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12 October 2006

I think I know now why Wikipedia sucks.[More:]It's not because of the plagiarism, or because it's so easy to abuse, and not even because the entries lack style. It's because the people who create and maintain these articles cannot tell the relevant from the irrelevant. All the articles (of course I'm generalizing here, but I do think it's true) contain lots of information that doesn't really belong in that article, even though it's somewhat related to the topic at hand. It's as if every hyperlink was a tiny canal between two (somehow related) articles: if you create a link to another article, they will soon start contaminating each other. Information will start oozing from one article to the other, even though it would be much better for it to stay where it belongs. The end result is quite predictable: if you try to put everything in one article, you'll end up with nothing.
I love the canal metaphor.
posted by occhiblu 12 October | 11:39
(This post was brought to you by Inductive reasoning)
posted by Daniel Charms 12 October | 11:43
I still love Wikipedia, though; I use it every day.
posted by taz 12 October | 11:53
Well, the hyperlink is the heart of a wiki and it's one of the easiest things to do, adding a link to another article. It's the way a lot of people start out editing.

When an article is being improved, as all articles always should be, pruning the irrelevant and making sure that negative material does not have undue weight is an important consideration. An article with a bunch of disorganized trivia stands no chance of becoming featured.

A lot of longtime editors have utter contempt for sections marked "Trivia" or even, defensively, "References in popular culture", because they are a mess and an invitation to people to just throw in whatever. Should the Lady Godiva article include every time a character in a book or movie says "Don't come waltzing through like Lady Godiva ..." ? Of course not. But it's easier to add that to the article than to go to the library and add a citation from a history of early British peoples.

I would say that a lot of mature Wikipedia editors see their role primarily in defensive terms, as protecting articles. Usually this comes after a period of furious additive work, usually culminating in a Featured Article or two, after which the motivation is utterly destroyed. ;-)

I haven't reached the point where I really want to pursue a Featured Article (which would take away from my generalist's ADHD flitting about from topic to topic). I may never. But I'm gradually becoming more protective.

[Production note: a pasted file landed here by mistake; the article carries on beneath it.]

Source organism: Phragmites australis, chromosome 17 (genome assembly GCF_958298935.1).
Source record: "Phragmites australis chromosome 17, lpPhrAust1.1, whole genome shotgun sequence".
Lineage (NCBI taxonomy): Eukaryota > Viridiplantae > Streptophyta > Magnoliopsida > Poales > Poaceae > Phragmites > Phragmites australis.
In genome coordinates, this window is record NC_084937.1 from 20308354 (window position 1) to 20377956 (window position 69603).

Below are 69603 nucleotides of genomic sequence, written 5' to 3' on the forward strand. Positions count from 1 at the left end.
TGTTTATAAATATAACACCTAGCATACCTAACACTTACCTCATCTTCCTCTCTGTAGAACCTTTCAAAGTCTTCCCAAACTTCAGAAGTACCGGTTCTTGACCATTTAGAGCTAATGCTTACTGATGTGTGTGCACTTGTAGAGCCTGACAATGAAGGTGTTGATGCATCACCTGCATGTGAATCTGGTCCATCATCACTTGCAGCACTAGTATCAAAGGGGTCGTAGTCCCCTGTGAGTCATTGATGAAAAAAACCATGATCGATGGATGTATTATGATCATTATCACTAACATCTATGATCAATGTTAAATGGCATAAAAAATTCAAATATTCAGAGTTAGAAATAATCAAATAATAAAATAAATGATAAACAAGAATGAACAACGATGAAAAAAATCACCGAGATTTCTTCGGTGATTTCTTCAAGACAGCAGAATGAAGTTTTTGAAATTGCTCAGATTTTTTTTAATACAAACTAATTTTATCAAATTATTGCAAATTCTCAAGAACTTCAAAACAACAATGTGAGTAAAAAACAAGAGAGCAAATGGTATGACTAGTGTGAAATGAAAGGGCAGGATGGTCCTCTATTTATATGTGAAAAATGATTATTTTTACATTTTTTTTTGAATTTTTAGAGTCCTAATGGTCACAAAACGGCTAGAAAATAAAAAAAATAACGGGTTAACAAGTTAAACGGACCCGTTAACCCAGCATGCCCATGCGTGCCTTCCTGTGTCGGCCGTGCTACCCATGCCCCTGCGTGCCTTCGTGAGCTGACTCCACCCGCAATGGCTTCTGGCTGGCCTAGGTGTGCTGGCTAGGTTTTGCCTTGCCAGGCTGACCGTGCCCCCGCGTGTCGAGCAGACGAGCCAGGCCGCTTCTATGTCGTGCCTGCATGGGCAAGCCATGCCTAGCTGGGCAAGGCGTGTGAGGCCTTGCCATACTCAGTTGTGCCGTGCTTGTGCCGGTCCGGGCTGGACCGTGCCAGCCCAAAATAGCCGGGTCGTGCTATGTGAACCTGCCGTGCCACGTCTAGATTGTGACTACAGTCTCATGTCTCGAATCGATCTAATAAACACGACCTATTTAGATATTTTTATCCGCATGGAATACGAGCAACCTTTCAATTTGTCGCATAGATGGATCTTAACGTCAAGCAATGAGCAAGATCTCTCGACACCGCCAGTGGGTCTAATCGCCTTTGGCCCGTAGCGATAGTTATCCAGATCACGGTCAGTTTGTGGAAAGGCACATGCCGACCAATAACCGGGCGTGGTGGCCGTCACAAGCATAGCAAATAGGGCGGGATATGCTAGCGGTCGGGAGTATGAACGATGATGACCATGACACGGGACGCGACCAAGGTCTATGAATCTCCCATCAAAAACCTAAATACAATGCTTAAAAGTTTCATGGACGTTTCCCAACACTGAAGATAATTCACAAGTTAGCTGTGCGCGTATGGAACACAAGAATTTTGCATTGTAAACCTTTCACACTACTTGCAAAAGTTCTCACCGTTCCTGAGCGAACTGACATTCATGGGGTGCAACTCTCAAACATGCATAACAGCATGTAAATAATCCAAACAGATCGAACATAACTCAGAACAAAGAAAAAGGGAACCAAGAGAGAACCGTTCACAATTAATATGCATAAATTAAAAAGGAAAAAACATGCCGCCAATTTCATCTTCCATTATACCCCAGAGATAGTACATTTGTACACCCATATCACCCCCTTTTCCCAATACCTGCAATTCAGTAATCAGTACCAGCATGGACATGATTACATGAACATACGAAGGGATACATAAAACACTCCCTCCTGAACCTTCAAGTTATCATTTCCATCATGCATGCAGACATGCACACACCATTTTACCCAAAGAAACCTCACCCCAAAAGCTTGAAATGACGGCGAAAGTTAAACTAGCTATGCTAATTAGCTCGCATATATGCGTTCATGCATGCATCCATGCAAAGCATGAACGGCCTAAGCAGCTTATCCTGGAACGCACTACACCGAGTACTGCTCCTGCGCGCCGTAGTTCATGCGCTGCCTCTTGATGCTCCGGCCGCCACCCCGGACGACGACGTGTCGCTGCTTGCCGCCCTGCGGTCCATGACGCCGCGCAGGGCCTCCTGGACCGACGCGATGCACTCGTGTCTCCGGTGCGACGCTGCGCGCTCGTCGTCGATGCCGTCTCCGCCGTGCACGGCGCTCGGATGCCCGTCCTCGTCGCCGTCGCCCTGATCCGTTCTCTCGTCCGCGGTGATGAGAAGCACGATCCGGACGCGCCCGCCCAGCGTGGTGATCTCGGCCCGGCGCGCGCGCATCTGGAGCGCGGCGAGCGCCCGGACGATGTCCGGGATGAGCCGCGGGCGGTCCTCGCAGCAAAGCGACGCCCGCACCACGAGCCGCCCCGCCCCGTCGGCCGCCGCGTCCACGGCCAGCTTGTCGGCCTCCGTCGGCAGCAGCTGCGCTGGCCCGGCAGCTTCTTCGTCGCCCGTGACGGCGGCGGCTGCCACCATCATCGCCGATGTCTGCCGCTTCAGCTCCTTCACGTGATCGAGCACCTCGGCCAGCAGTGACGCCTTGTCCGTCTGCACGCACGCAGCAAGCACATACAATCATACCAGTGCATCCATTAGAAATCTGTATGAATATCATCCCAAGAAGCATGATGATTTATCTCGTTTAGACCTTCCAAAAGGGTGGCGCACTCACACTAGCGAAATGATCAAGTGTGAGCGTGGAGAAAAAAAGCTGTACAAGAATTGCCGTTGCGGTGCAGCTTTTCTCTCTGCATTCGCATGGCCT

posted by stilicho 12 October | 12:10
I still love Wikipedia, though; I use it every day.

While I have some gripes with Wikipedia, I still use it quite often, as it can be just "good enough" for many purposes; I'm also a lazy person who loves it if he can find everything he's looking for in the same place.
posted by Daniel Charms 12 October | 12:12
AMEN, DC. In fact, I'd go beyond just telling the relevant from the irrlelevant, and blame poor mental organization. Rambling, scattered entries abound. Pyramid-style (most important stuff first, minor details later) writing is not standard.

But I agree that while WP is seriously flawed as a single information source, it is an excellent first resource. A place to get the basic idea, get your bearings, pick up some keywords and figure out where to go for more in-depth, accurate, we''-thought-out info.
posted by Miko 12 October | 12:16
Like Miko I use it as a jumping off point. I usually just scan the first few paragraphs and then scoot on down to the links where the quality of writting is usually much better.

WP is fantastic for lists and the like but I often find the writing of poor quality - usually because every paragraph has been the result of some argument of other and often it shows.

Most of all I just don't think it should be called an encyclopedia.

Here's an article that I think shows the differences. Much too jaundiced to be scientific I do think the contrast is all too clear.
posted by dodgygeezer 12 October | 12:40
Bowls are ubiquitous.
posted by mudpuppie 12 October | 13:12
So are bowels. Not everyone has a bowl (some people eat soup straight out of the pot), but everyone has bowels.
posted by Daniel Charms 12 October | 13:19
Except for Jacob Marley.
posted by JanetLand 12 October | 13:54
[Pup: I love that someone added "in a pie dish" to a sentence that formerly ended "next to a small pie."

Yeah, that made the caption MUCH better. Thanks!}
posted by Miko 12 October | 14:06
Miko, if you click through, the caption is "A salad in a small bowl sits next to a chicken pot pie and a fork."

So very zen.
posted by mudpuppie 12 October | 14:16
Wikipedia does have it's faults, but it's good for a snapshot of whatever you're looking for. And like miko and dodgy, I often use it as a jumping off point.

Fer instance, I finally watched Black Hawk Down last night. Wikipedia was pretty good at telling me what the movie didn't say and correcting what it did say. It also has links to other (better?) sites for more info.

Good flick. Couldn't believe all the "faces" I saw.
posted by deborah 12 October | 15:48
I like wikipedia. Does this mean I'm no longer cool?
posted by Specklet 12 October | 17:16
I think you and iconomy are both infinitely cool and not even Wikipedia (or some random anonymous Wikipedia editor) can change that.
posted by Daniel Charms 13 October | 00:49
I hate anniversaries || How grand is this!